Recent research indicates that ice cloud radiative properties depend on more than effective diameter (Deff) and ice water content (IWC). The size distribution shape, or dispersion, such as the degree of bimodality, is also an important factor at thermal wavelengths. Failure to account for this can lead to substantial retrieval errors. Hence, we have developed a retrieval scheme that accounts for the size distribution shape in mid-latitude and tropical cirrus.
Previously, ice particle shape appeared to represent a large source of uncertainty in IWP retrievals. Based on the methodology and new information on ice particle mass- and area-dimensional relationships, shape uncertainties now appear considerably less. By using a channel centered near 3.9 microns, absorption is largely volume dependent. This reduces particle shape uncertainties, which are associated with area dependent absorption.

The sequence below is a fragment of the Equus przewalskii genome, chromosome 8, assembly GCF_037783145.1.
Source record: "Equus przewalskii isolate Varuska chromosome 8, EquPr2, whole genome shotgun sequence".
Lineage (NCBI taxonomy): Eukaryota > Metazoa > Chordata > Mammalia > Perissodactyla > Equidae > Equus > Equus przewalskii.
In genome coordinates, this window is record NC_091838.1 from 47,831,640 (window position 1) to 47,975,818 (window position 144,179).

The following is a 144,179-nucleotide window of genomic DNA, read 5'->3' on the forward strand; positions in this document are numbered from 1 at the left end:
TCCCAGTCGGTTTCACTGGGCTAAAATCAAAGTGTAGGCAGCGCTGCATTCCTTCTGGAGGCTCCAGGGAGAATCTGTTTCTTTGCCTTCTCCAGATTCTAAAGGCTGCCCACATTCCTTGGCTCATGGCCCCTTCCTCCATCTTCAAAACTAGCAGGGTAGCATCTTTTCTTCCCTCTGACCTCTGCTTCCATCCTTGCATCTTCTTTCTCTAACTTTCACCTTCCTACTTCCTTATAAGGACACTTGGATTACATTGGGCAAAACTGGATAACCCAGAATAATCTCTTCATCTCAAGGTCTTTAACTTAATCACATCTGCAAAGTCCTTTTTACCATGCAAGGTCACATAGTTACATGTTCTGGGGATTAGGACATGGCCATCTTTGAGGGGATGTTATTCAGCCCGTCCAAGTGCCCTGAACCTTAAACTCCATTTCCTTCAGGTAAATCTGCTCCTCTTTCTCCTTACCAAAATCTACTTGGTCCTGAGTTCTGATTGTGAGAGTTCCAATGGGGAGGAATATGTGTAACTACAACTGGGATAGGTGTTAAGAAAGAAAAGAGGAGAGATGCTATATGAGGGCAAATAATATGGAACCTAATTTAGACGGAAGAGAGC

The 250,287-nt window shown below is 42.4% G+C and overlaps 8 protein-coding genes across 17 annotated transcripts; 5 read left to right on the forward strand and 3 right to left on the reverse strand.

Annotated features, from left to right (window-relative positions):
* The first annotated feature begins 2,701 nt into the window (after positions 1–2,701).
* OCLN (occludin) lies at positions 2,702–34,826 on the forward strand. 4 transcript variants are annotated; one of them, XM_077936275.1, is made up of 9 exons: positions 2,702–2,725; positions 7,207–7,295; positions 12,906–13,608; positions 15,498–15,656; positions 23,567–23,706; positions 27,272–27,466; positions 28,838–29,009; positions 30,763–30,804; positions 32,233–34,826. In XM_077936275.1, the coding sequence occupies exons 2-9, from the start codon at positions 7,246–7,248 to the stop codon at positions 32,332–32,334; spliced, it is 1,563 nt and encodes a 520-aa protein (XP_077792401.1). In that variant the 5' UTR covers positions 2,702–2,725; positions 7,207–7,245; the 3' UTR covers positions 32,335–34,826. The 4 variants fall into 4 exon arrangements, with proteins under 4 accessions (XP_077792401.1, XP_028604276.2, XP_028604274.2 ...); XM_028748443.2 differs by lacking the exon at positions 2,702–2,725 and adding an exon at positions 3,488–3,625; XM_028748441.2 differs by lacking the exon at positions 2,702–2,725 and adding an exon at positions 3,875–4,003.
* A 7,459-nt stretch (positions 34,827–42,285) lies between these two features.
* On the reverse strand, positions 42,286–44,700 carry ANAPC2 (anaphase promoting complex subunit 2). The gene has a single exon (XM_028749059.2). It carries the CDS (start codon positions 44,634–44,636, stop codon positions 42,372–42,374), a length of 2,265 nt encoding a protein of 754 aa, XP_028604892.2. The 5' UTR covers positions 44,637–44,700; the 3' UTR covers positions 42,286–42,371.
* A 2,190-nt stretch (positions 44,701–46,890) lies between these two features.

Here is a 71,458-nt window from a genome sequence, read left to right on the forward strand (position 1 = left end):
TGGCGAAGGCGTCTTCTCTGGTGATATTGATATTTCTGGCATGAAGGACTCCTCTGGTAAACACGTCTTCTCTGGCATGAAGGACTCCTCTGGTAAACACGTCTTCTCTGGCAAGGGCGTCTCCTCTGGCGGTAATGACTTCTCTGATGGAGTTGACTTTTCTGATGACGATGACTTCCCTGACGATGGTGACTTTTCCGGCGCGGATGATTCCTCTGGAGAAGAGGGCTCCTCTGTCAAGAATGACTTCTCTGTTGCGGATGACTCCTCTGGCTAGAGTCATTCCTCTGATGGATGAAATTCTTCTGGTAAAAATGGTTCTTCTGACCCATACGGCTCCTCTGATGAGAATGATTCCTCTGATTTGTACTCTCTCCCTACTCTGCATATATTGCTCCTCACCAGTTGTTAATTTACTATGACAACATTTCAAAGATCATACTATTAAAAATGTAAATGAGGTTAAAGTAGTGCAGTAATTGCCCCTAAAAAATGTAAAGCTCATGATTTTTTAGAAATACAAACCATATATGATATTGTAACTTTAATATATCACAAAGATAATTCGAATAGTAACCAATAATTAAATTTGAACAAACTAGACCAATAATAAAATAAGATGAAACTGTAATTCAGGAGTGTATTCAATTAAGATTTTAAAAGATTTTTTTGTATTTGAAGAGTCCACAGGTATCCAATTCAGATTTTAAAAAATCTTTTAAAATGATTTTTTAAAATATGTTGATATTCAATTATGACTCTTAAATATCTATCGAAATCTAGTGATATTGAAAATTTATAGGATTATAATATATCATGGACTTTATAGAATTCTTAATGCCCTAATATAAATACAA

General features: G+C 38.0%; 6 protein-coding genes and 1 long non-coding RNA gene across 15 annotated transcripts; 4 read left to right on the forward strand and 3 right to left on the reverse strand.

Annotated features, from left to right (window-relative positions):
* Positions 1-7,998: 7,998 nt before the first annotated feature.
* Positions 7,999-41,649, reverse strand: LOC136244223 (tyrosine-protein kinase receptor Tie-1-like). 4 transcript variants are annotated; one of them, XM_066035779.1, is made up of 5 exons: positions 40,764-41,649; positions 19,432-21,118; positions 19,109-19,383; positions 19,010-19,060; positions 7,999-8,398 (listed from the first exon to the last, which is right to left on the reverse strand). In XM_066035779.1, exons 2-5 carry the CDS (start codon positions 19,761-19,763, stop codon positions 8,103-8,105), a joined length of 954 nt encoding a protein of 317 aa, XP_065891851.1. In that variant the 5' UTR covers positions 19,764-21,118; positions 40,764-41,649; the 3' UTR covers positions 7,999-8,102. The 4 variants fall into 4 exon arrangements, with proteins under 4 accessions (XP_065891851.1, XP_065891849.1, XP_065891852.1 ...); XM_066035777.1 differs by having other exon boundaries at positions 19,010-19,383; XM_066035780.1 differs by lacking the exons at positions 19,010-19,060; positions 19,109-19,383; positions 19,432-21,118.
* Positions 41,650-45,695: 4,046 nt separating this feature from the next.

For a given ice particle shape, preliminary tests varying particle size, IWC and cloud depth, as well as accounting for surface emission and instrument noise, suggest the scheme is accurate to about ±15% over an IWP range of 1 to 100 g m-2, and about ±25% over an IWP range of 100 to 200 g m-2, except for very thin cirrus having unusually large crystals or multiple cloud layers. This is based on thousands of radiation transfer model retrieval simulations.
By far the greatest contribution to our retrieval uncertainty is from ice particle size and shape. These uncertainties combined produce an estimated IWP uncertainty (standard deviation) of ±20%, based solely on the 3.9 micron channel and an IWP range of 1 to 100 g m-2. The 3.9 micron channel is well suited for nighttime retrievals, but not for daytime.
The retrieval scheme will be further tested with in situ data and ground based retrievals from two ARM cirrus IOPs, where GOES-8 channels at 6.7 and 10.8 microns were used for daytime conditions. These cirrus cases were sampled with the Counterflow Virtual Impactor (CVI), which gives a direct measurement of IWC and IWP.
Since the AVHRR instrument has a channel near 3.9 microns, and was carried on current and previous NOAA satellites, global trend analyses of IWP can be carried out over the last 20 years.
Finally, this scheme is equally well suited for water clouds for determining LWP, although uncertainties should be lower since absorption in water clouds at 3.9 microns is about half that for ice clouds, and there is no uncertainty due to particle shape.